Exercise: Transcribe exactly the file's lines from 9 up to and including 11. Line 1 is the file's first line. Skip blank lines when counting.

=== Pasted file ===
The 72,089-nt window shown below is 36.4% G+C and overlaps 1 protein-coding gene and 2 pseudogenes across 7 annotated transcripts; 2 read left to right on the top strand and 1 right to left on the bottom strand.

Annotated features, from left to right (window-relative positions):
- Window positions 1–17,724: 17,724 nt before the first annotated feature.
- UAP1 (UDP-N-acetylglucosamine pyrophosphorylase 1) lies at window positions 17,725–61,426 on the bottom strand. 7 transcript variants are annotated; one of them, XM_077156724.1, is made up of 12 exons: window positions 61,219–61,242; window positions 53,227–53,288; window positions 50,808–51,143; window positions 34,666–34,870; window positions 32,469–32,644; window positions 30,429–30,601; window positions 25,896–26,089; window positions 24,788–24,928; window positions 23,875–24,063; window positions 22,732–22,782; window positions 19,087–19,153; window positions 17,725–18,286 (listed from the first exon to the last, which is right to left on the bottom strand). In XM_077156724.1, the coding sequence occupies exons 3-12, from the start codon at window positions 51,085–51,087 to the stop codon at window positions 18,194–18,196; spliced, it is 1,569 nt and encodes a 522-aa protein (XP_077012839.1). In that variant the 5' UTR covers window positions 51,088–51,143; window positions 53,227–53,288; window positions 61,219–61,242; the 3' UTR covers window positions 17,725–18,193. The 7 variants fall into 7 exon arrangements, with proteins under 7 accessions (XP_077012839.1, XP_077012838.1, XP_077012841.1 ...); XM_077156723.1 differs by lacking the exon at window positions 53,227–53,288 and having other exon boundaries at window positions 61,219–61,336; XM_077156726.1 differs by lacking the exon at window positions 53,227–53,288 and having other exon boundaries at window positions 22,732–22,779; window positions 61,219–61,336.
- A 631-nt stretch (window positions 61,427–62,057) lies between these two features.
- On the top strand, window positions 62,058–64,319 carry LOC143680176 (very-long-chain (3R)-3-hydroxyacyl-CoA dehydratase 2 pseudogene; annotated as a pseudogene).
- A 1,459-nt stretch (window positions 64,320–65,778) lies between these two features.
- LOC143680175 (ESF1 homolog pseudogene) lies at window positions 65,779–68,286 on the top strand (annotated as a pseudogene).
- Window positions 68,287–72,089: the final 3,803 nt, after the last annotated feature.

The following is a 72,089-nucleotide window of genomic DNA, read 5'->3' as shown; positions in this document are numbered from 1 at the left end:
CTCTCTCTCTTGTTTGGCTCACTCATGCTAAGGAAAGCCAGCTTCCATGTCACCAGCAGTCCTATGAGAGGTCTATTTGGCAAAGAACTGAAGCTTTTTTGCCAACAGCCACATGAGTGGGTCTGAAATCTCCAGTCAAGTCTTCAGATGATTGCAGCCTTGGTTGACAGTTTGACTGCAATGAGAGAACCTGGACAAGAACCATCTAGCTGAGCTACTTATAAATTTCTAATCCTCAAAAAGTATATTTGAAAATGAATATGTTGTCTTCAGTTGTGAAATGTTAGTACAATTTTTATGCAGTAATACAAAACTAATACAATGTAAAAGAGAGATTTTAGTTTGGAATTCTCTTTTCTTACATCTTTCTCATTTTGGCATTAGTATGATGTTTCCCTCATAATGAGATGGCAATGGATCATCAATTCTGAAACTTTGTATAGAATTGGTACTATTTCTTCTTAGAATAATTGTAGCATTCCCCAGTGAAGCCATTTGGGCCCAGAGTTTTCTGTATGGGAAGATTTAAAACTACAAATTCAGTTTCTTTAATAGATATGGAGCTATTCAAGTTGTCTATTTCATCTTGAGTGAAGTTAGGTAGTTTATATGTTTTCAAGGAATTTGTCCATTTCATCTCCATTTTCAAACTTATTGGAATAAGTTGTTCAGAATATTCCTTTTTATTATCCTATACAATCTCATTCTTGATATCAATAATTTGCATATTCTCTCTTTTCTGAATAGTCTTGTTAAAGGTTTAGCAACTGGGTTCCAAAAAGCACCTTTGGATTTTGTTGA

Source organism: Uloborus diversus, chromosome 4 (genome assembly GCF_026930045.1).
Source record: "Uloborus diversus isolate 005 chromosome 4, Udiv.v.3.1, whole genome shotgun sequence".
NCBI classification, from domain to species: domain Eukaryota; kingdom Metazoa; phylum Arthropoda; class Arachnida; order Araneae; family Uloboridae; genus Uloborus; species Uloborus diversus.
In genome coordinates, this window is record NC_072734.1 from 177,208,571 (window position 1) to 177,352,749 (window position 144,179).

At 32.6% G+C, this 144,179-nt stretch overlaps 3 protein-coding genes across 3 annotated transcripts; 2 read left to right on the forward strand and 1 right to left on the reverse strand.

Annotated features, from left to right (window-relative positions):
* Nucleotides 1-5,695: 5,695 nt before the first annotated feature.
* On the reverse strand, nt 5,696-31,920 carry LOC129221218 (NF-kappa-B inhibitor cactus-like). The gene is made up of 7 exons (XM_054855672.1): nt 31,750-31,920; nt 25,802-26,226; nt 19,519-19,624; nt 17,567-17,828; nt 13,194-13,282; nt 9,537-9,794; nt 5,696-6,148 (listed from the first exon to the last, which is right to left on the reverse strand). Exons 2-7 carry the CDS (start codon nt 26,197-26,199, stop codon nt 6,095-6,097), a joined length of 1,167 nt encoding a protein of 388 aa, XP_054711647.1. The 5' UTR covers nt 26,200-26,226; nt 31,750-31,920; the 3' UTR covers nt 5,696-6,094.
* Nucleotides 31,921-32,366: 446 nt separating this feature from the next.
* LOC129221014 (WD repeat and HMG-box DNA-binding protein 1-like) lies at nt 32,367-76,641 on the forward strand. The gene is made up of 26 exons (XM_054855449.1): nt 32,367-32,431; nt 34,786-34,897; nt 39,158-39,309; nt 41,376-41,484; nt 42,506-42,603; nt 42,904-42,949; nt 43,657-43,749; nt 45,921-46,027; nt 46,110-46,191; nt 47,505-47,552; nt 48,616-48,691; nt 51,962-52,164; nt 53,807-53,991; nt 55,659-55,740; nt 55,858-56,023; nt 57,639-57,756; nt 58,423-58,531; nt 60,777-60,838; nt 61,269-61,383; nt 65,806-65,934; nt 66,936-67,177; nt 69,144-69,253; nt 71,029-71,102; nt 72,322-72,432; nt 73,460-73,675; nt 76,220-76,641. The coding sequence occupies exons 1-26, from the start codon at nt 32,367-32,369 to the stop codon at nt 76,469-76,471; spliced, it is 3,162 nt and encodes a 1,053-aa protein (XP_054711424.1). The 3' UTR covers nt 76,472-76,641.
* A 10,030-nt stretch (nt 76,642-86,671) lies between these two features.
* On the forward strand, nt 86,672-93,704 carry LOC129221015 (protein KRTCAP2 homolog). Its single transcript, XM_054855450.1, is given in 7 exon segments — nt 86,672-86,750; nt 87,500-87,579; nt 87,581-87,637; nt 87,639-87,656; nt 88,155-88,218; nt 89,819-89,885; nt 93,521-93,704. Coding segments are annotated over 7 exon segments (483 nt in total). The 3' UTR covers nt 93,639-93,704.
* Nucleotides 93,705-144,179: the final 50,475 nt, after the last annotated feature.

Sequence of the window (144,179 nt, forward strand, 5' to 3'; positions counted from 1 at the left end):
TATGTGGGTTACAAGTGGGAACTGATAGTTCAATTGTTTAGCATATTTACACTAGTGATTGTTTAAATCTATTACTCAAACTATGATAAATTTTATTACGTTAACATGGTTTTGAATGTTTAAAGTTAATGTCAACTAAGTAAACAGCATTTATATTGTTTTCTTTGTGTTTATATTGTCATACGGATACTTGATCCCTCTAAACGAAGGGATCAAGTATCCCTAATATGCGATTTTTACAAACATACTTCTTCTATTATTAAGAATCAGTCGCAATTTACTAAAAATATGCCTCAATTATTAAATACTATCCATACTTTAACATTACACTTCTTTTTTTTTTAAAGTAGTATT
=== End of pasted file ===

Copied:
- Window positions 68,287–72,089: the final 3,803 nt, after the last annotated feature.

The following is a 72,089-nucleotide window of genomic DNA, read 5'->3' as shown; positions in this document are numbered from 1 at the left end:
CTCTCTCTCTTGTTTGGCTCACTCATGCTAAGGAAAGCCAGCTTCCATGTCACCAGCAGTCCTATGAGAGGTCTATTTGGCAAAGAACTGAAGCTTTTTTGCCAACAGCCACATGAGTGGGTCTGAAATCTCCAGTCAAGTCTTCAGATGATTGCAGCCTTGGTTGACAGTTTGACTGCAATGAGAGAACCTGGACAAGAACCATCTAGCTGAGCTACTTATAAATTTCTAATCCTCAAAAAGTATATTTGAAAATGAATATGTTGTCTTCAGTTGTGAAATGTTAGTACAATTTTTATGCAGTAATACAAAACTAATACAATGTAAAAGAGAGATTTTAGTTTGGAATTCTCTTTTCTTACATCTTTCTCATTTTGGCATTAGTATGATGTTTCCCTCATAATGAGATGGCAATGGATCATCAATTCTGAAACTTTGTATAGAATTGGTACTATTTCTTCTTAGAATAATTGTAGCATTCCCCAGTGAAGCCATTTGGGCCCAGAGTTTTCTGTATGGGAAGATTTAAAACTACAAATTCAGTTTCTTTAATAGATATGGAGCTATTCAAGTTGTCTATTTCATCTTGAGTGAAGTTAGGTAGTTTATATGTTTTCAAGGAATTTGTCCATTTCATCTCCATTTTCAAACTTATTGGAATAAGTTGTTCAGAATATTCCTTTTTATTATCCTATACAATCTCATTCTTGATATCAATAATTTGCATATTCTCTCTTTTCTGAATAGTCTTGTTAAAGGTTTAGCAACTGGGTTCCAAAAAGCACCTTTGGATTTTGTTGA